Bunny Wailer - Blackheart Man FLAC album
Title: Blackheart Man
Style: Roots Reggae
FLAC version ZIP size: 1718 mb
MP3 version ZIP size: 1256 mb
WMA version ZIP size: 1286 mb
Other Formats: VOX WMA AAC TTA DXD AC3 MMF
Blackheart Man is the debut album by Bunny Wailer, originally released on 8 September 1976, in Jamaica on Solomonic Records and internationally on Island Records. The songs on the album are regarded as the finest written by Bunny Wailer, and explore themes such as repatriation ("Dreamland"), and his arrest for marijuana possession ("Fighting Against Conviction", originally titled "Battering Down Sentence"). This Train" is very loosely based on the American gospel standard of the same name.
Bunny Wailer's Blackheart Man is one of the ultimate Reggae masterpieces from the former member of the Wailers. His solo debut album is both complex as attractive and critics have been praising this record for many years. Bunny explores themes like repatriation, marijuana, and his childhood in Jamaica. The title is based on the fable of the Blackheart Man, who would take the heart out of every person he meets on his way. 180 gram audiophile vinyl. Gatefold sleeve with lyrics printed on inside. Includes Blackheart Man, Dreamland and Amagideon.
Bunny Wailer Blackheart Man (Album Version) (Album Version). play) (pause) (download) (fb) (vk) (tw).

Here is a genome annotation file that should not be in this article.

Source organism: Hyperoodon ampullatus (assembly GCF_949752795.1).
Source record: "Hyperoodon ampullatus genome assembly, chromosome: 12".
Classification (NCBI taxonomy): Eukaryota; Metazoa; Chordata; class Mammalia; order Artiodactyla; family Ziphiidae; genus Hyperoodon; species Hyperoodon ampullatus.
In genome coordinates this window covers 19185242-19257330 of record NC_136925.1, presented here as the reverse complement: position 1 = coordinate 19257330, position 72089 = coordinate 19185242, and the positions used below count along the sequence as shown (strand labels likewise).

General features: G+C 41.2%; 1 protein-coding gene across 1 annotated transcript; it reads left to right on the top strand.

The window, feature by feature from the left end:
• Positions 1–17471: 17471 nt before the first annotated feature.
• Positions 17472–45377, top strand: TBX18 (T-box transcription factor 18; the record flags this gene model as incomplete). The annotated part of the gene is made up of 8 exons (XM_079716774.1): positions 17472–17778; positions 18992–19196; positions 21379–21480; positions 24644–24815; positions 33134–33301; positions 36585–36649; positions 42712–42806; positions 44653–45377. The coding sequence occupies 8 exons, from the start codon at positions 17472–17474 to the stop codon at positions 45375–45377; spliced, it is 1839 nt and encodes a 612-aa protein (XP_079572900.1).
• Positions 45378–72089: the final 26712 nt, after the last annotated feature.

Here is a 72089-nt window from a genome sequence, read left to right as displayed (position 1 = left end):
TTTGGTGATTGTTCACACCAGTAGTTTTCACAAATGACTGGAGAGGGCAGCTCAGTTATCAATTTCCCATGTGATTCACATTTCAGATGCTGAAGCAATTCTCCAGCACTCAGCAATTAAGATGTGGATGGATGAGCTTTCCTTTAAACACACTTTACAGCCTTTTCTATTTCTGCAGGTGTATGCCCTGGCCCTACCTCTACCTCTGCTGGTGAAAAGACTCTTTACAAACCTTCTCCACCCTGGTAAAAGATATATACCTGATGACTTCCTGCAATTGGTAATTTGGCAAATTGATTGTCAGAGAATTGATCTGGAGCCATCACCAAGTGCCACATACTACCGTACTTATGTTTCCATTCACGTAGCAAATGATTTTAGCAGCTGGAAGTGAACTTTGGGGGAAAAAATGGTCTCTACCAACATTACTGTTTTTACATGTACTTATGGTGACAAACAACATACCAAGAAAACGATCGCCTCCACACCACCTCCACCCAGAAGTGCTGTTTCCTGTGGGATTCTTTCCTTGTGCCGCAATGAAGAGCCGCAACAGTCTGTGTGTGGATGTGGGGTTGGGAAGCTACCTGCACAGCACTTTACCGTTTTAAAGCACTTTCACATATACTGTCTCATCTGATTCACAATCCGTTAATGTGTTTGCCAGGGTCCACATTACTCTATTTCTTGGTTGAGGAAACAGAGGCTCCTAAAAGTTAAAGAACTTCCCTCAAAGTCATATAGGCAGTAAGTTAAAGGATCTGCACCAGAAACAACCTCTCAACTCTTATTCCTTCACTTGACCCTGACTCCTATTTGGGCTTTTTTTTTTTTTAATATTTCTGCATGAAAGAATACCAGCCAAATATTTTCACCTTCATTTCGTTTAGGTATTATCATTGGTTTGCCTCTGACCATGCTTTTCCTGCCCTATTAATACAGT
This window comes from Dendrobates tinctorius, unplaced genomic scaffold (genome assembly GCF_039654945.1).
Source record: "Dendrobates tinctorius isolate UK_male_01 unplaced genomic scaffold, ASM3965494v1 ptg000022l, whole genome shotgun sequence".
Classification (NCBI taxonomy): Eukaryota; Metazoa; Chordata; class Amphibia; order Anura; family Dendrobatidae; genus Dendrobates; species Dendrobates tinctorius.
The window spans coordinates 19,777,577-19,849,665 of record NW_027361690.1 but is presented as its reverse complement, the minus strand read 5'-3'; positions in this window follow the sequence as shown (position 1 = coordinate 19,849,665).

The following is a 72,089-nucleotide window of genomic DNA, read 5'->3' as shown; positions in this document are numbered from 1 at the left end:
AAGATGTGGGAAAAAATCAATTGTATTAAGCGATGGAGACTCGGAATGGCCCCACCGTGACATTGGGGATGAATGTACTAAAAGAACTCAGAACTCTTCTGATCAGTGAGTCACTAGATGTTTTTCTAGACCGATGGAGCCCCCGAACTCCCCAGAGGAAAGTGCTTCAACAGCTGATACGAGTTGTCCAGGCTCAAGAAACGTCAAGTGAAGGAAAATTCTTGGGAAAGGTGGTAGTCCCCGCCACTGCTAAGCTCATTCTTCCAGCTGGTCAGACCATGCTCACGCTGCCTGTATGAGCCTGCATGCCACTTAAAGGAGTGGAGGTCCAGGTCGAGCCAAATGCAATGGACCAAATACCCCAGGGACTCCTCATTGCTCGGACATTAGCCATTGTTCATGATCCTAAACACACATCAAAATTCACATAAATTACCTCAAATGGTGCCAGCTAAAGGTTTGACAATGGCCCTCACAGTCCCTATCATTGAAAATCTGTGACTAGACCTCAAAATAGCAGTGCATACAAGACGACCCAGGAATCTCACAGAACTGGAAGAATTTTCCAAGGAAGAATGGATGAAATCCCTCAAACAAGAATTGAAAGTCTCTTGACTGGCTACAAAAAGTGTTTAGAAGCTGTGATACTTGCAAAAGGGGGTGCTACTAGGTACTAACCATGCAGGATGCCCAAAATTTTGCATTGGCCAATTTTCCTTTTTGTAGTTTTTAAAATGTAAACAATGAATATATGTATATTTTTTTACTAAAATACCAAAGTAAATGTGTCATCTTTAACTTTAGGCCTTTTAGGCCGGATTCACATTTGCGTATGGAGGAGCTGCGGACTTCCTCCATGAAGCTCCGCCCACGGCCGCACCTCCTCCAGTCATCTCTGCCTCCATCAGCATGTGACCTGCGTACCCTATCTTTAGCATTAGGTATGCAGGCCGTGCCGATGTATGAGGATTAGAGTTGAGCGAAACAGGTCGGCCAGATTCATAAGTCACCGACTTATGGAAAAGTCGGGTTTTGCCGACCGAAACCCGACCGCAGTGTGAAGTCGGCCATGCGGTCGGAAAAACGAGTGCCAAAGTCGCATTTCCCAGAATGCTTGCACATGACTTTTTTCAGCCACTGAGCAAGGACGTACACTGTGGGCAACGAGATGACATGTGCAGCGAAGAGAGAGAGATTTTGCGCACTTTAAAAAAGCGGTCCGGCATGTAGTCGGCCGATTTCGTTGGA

Album · 1976 · 10 Songs. Despite their heavy lyrics, The Oppressed Song and Rasta Man have a bluesy, bittersweet quality refined by crisp brass arrangements and earthy hand percussion. On par with Marley’s best mid-'70s work, Bunny’s solo steps were giant. Blackheart Man Bunny Wailer.
Lead Vocals, Percussion – Bunny Wailer. Mixed By – Chris Blackwell, Karl Pitterson. Producer – Bunny Wailer. Saxophone – Tommy McCook (tracks: A1 to A2, A4 to A5, B2). Notes. Blackheart Man (LP, Album, Gat). Island Records, Island Records.
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Critics have been praising this album for more than 25 years, and they generally (and quite rightly) focus on the quality of such songs as the quietly ferocious "Fighting Against Conviction" (aka "Battering Down Sentence"), the classic repatriation anthem "Dreamland," and the apocalyptic "Amagideon," but the song that pulls you into Bunny Wailer's magical web of mystical Rastafarianism is the.